What was absolutism, and how did it work? What was the function of the ostentatious display surrounding Louis XIV at Versailles? What is gained—and what is lost—by approaching such expressions of absolutism as propaganda, as present-day scholars tend to do?
In this sweeping reconsideration of absolutist culture, Hall Bjørnstad argues that the exuberance of Louis XIV’s reign was not top-down propaganda in any modern sense, but rather a dream dreamt collectively, by king, court, image-makers, and nation alike. Bjørnstad explores this dream through a sustained close analysis of a corpus of absolutist artifacts, ranging from Charles Le Brun’s famous paintings in the Hall of Mirrors at Versailles via the king’s secret Mémoires to two little-known particularly extravagant verbal and textual celebrations of the king. The dream of absolutism, Bjørnstad concludes, lives at the intersection of politics and aesthetics. It is the carrier of a force that emerges as a glorious image; a participatory emotional reality that requires reality to conform to it. It is a dream, finally, that still shapes our collective political imaginary today.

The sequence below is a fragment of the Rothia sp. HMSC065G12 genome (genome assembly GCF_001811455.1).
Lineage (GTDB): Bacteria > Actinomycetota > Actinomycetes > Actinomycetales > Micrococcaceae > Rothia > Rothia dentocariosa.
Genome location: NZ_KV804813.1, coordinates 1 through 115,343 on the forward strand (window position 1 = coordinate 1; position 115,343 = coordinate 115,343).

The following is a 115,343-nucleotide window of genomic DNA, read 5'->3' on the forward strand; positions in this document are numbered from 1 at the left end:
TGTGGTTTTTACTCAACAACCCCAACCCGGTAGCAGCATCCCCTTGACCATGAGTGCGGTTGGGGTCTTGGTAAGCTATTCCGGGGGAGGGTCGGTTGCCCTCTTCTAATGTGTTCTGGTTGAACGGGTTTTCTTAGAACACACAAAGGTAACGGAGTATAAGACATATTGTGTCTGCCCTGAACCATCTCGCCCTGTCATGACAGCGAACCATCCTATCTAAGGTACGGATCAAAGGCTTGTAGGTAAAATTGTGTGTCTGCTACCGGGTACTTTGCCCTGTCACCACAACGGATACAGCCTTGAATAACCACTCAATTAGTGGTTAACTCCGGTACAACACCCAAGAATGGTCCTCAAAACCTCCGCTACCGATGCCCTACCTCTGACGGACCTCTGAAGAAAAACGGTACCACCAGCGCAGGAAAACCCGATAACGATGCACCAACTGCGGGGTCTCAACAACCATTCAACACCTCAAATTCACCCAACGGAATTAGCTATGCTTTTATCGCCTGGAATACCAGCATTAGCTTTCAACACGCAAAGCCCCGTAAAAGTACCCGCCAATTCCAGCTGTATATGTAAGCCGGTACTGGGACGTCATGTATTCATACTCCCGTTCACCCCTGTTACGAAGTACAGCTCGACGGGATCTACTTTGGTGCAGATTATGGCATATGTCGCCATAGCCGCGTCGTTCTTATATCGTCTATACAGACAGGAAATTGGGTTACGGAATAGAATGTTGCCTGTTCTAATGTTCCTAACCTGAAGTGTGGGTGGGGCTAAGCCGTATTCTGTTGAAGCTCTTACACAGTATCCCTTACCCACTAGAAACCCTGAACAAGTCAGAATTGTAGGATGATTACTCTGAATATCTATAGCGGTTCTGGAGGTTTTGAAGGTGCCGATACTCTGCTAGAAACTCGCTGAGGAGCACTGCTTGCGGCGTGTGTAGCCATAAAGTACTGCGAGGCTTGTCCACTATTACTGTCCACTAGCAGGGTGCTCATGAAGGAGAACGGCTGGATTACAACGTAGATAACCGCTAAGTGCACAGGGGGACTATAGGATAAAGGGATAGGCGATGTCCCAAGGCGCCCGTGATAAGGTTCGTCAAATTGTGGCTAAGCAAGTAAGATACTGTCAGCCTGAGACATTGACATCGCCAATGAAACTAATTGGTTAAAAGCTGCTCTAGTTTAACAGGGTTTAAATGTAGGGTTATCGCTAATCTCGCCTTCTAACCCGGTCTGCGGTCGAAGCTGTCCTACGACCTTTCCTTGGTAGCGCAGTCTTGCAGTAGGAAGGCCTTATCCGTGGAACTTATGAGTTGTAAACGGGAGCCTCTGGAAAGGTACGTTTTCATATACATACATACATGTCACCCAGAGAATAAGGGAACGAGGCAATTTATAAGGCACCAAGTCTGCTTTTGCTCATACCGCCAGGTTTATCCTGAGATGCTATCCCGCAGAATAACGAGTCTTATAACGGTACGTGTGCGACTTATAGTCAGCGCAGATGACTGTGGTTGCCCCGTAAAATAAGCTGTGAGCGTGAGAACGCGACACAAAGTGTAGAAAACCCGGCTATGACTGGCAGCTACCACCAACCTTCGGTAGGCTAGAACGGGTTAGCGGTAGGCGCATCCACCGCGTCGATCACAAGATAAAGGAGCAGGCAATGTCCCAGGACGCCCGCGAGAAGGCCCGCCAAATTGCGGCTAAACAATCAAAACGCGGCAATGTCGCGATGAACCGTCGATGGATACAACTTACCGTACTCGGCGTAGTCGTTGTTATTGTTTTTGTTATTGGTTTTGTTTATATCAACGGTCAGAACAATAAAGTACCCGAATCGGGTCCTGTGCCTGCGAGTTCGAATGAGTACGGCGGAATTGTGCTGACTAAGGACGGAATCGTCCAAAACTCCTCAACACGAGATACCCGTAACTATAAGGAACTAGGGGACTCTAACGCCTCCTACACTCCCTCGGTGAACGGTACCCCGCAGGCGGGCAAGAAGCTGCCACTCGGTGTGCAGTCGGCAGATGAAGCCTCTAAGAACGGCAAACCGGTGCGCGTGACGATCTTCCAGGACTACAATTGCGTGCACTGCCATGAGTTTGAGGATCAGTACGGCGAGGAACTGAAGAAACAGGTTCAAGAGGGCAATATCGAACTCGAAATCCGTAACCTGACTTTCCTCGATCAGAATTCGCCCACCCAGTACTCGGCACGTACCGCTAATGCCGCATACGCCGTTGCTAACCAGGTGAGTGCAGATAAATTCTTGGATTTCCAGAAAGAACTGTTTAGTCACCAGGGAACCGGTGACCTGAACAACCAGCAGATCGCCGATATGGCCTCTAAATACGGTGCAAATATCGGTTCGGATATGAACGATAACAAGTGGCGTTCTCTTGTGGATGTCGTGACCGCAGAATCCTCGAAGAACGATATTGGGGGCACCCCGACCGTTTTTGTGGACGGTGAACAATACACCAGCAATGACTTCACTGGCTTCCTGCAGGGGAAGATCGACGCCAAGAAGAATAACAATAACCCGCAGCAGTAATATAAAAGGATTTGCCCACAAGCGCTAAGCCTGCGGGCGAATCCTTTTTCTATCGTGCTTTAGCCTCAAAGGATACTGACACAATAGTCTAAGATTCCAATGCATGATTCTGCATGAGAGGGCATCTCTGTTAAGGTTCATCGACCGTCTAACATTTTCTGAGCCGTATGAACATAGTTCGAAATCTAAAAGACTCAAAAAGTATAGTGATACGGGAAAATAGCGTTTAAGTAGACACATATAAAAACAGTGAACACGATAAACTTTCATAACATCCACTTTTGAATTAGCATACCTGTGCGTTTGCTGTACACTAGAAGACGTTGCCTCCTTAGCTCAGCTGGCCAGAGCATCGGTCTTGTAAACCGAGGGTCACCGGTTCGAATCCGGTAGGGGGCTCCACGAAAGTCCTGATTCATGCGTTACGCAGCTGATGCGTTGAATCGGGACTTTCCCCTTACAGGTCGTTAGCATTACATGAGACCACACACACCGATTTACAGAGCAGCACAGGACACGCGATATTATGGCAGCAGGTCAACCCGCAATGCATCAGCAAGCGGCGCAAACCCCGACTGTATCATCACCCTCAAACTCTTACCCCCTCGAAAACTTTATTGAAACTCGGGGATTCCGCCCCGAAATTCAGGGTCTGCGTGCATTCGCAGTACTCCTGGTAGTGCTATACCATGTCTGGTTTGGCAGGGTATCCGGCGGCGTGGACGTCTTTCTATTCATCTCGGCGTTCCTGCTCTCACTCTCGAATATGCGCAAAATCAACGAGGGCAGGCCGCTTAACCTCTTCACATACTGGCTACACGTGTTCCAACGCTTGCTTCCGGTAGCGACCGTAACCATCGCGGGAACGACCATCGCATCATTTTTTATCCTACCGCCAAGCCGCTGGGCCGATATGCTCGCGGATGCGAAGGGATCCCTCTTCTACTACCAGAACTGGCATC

---- University of Chicago Press